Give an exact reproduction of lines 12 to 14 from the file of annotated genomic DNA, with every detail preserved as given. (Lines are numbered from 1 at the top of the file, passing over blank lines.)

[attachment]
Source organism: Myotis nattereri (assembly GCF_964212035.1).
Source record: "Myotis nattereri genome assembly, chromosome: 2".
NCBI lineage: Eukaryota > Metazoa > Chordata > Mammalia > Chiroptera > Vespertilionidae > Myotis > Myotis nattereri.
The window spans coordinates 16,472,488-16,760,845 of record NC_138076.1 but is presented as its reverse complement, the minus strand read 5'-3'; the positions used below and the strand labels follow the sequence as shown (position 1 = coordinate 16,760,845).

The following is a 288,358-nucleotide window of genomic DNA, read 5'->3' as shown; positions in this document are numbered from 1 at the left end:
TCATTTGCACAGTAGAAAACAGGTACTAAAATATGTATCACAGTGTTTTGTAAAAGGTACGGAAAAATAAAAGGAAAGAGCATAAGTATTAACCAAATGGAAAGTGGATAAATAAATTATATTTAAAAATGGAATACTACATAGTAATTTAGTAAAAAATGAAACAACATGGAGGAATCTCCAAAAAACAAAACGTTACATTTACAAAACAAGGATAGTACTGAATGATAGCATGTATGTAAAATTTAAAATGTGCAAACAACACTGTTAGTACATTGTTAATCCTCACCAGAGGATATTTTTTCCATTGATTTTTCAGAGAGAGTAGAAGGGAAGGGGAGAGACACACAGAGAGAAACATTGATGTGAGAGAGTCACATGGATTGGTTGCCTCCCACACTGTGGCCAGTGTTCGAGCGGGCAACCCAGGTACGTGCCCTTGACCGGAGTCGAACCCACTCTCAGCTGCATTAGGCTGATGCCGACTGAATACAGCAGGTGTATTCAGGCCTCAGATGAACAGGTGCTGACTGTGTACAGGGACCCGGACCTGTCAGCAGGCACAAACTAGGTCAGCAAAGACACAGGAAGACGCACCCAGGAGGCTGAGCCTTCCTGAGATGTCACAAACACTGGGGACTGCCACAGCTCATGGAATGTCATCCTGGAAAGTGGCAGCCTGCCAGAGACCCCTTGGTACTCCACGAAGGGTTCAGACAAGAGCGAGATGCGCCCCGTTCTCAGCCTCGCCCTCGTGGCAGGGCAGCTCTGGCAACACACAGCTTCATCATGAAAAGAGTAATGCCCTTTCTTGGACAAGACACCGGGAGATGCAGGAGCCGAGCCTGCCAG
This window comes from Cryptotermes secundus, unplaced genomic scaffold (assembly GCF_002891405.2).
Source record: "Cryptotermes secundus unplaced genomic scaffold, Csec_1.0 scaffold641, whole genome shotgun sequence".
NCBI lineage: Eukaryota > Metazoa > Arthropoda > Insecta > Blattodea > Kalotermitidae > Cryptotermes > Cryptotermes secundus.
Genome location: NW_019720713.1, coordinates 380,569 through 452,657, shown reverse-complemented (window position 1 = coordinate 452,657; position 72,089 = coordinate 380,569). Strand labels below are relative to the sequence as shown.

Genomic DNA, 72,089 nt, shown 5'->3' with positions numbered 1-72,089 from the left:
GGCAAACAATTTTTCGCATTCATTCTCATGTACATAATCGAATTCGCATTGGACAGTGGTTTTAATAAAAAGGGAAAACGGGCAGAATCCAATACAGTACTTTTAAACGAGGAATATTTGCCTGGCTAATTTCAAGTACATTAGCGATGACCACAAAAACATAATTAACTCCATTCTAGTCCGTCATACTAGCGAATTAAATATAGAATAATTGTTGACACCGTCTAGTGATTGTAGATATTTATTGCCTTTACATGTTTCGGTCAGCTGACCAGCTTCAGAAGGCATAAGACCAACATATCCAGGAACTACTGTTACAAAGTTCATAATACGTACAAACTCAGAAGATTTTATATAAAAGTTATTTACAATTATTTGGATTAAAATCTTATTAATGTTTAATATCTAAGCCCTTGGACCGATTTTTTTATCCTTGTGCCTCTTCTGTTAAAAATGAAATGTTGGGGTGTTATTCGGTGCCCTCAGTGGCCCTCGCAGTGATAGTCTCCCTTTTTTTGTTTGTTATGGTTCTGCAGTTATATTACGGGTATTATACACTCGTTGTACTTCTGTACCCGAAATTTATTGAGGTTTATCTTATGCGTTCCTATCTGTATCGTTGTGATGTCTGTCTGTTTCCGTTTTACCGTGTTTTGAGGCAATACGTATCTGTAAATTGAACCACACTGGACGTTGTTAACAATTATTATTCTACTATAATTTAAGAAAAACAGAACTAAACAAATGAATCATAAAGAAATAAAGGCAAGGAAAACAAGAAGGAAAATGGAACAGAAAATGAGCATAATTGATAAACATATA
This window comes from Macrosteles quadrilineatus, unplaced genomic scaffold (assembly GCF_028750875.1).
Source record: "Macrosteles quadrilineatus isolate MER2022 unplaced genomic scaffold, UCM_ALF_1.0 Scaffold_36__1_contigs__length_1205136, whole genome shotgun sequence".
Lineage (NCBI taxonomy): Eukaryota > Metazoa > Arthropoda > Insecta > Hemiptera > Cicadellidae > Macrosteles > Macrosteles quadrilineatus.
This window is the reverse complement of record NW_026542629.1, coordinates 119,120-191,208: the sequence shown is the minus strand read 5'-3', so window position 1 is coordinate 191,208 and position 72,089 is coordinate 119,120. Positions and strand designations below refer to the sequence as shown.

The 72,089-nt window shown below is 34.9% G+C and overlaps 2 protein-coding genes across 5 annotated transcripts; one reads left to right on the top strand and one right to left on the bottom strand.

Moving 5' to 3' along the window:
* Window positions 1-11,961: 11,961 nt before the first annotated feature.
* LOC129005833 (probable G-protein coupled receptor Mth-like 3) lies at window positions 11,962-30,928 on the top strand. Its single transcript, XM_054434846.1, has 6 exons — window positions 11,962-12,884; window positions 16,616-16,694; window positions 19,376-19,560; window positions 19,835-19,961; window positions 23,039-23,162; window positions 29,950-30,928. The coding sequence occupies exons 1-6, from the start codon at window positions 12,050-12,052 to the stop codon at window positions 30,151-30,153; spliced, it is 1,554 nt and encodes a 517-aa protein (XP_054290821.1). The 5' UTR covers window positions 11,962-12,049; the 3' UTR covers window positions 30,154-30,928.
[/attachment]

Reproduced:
GGCAAACAATTTTTCGCATTCATTCTCATGTACATAATCGAATTCGCATTGGACAGTGGTTTTAATAAAAAGGGAAAACGGGCAGAATCCAATACAGTACTTTTAAACGAGGAATATTTGCCTGGCTAATTTCAAGTACATTAGCGATGACCACAAAAACATAATTAACTCCATTCTAGTCCGTCATACTAGCGAATTAAATATAGAATAATTGTTGACACCGTCTAGTGATTGTAGATATTTATTGCCTTTACATGTTTCGGTCAGCTGACCAGCTTCAGAAGGCATAAGACCAACATATCCAGGAACTACTGTTACAAAGTTCATAATACGTACAAACTCAGAAGATTTTATATAAAAGTTATTTACAATTATTTGGATTAAAATCTTATTAATGTTTAATATCTAAGCCCTTGGACCGATTTTTTTATCCTTGTGCCTCTTCTGTTAAAAATGAAATGTTGGGGTGTTATTCGGTGCCCTCAGTGGCCCTCGCAGTGATAGTCTCCCTTTTTTTGTTTGTTATGGTTCTGCAGTTATATTACGGGTATTATACACTCGTTGTACTTCTGTACCCGAAATTTATTGAGGTTTATCTTATGCGTTCCTATCTGTATCGTTGTGATGTCTGTCTGTTTCCGTTTTACCGTGTTTTGAGGCAATACGTATCTGTAAATTGAACCACACTGGACGTTGTTAACAATTATTATTCTACTATAATTTAAGAAAAACAGAACTAAACAAATGAATCATAAAGAAATAAAGGCAAGGAAAACAAGAAGGAAAATGGAACAGAAAATGAGCATAATTGATAAACATATA
This window comes from Macrosteles quadrilineatus, unplaced genomic scaffold (assembly GCF_028750875.1).
Source record: "Macrosteles quadrilineatus isolate MER2022 unplaced genomic scaffold, UCM_ALF_1.0 Scaffold_36__1_contigs__length_1205136, whole genome shotgun sequence".